My Year in Books 2020

Nothing we write about 2020 can start without the caveat that it has been a strange year. In a normal year, I average about two books per/month and generally reach around 24 books for the year. This year I struggled to hit 19.

The year started off pretty routine. I completed my last book of 2019 – Samantha Power’s memoir (coincidentally I am ending this year with Obama’s memoir) — and then did what I normally do, I turned to a George Pelecanos staple to pick up the pace. One day on my bus commute back from work (when no one thought twice about taking public transportation), I was listening to a podcast with an old interview of Mario Puzo where he talks about how his magnum opus was The Fortunate Pilgrim, not any of his mafia stories. So I read that, and then a variety of other books (including re-reading Dance Dance Dance) until finally Covid hit and the lockdown began.

During lockdown, I read the very appropriate The Plague, but also spent many nights reading about the virus. I didn’t touch Netflix, Disney Plus or Amazon Prime until the Fall. Instead I tried my hand at the Ken Follet Kingsbridge novels. At the end of the summer, I finally caved to the easy thrills of The Mandalorian, Cobra Kai, and then Seinfeld re-runs for lots of late 90s nostalgia.

So to make a long story short, there were lots of distractions from my normal reading pace, yet I was still able to get in some very good books. Here’s what I read this year:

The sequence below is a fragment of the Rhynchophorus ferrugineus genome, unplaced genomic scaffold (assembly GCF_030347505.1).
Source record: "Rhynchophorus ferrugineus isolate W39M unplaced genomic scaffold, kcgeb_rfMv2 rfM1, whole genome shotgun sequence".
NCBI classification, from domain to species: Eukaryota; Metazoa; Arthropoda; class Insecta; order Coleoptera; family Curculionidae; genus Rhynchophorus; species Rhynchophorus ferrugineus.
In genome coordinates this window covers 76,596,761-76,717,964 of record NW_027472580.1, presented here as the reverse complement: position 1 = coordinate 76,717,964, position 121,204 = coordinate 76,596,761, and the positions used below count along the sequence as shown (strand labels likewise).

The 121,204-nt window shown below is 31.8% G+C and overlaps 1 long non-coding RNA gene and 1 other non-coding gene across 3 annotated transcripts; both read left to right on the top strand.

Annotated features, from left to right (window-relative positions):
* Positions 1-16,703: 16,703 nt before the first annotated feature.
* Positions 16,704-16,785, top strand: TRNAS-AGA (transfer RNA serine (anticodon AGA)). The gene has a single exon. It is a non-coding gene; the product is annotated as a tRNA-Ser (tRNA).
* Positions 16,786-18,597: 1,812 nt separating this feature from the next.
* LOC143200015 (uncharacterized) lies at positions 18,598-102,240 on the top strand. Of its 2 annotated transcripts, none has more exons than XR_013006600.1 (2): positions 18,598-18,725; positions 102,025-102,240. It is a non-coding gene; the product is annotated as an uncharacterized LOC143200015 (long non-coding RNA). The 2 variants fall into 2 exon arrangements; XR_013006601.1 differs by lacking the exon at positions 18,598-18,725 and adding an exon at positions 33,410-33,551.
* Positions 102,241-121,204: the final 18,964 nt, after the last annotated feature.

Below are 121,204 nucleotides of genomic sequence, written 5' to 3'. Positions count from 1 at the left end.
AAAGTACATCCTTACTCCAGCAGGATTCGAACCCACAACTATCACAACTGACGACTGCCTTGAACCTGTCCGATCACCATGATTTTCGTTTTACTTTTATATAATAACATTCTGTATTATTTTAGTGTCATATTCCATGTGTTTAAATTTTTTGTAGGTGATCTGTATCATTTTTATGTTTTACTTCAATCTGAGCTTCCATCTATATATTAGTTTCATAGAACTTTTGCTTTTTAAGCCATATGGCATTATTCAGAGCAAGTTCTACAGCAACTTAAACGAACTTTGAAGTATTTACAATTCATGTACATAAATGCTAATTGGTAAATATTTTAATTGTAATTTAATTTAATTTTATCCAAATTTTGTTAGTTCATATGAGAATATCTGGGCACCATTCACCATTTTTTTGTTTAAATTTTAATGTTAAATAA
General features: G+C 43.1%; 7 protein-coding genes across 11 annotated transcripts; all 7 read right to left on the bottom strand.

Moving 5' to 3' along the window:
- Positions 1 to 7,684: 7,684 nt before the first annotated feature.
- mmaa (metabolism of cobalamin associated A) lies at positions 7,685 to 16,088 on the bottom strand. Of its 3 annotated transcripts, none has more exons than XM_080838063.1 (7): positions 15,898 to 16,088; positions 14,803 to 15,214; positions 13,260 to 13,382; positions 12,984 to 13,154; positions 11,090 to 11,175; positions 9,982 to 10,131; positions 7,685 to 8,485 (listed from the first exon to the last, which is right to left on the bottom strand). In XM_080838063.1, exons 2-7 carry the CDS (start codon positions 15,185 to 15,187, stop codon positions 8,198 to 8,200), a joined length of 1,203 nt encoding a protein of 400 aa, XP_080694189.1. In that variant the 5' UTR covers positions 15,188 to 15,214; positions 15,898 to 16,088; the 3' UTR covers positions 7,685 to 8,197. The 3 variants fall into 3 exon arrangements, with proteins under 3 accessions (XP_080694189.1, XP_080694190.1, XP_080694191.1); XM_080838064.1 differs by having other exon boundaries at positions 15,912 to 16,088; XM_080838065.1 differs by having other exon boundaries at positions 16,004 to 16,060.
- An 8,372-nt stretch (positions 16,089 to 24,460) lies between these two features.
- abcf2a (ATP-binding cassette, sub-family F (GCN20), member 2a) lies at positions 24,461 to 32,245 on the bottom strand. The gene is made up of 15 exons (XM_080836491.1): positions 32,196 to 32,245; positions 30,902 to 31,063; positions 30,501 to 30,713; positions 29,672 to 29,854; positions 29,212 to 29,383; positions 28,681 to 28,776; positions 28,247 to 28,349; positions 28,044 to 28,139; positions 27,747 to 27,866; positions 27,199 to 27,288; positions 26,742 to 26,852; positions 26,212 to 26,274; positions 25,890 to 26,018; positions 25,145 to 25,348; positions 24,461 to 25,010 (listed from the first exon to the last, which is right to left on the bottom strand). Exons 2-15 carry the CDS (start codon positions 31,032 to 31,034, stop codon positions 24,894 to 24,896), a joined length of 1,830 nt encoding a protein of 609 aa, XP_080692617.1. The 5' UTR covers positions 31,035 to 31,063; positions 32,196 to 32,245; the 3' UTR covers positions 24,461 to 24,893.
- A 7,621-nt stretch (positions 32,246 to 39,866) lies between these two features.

• How to Decide: Simple Tools for Making Better Choices by Annie Duke (currently reading)
  • The Promise Land by Barack Obama (currently reading)
  • A Column of Fire by Ken Follet
  • Pale Horse, Pale Rider by Katherine Anne Porter
  • Parable of the Sower by Octavia E. Butler
  • World Without End by Ken Follet
  • The Pillars of the Earth by Ken Follet
  • Deacon King Kong by James McBride
  • Black Wave: Saudi Arabia, Iran, and the Forty-Year Rivalry That Unraveled Culture, Religion, and Collective Memory in the Middle East by Kim Ghattas
  • Dance Dance Dance by Haruki Murakami (a re-read)
  • Shame the Devil by George Pelecanos
  • True Grit by Charles Portis
  • The Plague by Albert Camus
  • The Sweet Forever by George Pelecanos
  • Can’t Stop Won’t Stop: A History of the Hip-Hop Generation by Jeff Chang
  • The Fortunate Pilgrim by Mario Puzzo
  • Warrior of the Light by Paolo Coelho
  • In the Woods by Tana French
  • King Suckerman by George Pelecanos

The Kingsbridge series pretty much dominated my year. Of the three, A World Without End was my favorite as it takes place during the Black Death (which felt very timely). Kim Ghattas history of the cold war between Saudi Arabia and Iran to dominate the Muslim world by competing to push the extremist ideologies across the region was incredibly informative, as was Jeff Chang’s history of Hip-Hop culture. Dance Dance Dance like almost all of the Murakami novels I have re-read seemed much more flat and repetitive the second time around (which always breaks my heart because he has been one of my all time favorites). I loved The Fortunate Pilgrim which is an Italian immigrant family struggling to make it in Hell’s Kitchen during the Depression. I could imagine the characters as my grandmother and her brothers who suffered through the same time period and circumstances just a dozen blocks away. Butler’s excellent Parable of the Sower about an unraveled and dystopian American society felt all too possible. And of course, for a DC boy like me, anything by George Pelecanos is always enjoyable. All in all, though, I will go with A World Without End as my favorite read of the 2020, with Parable of the Sower coming in second.


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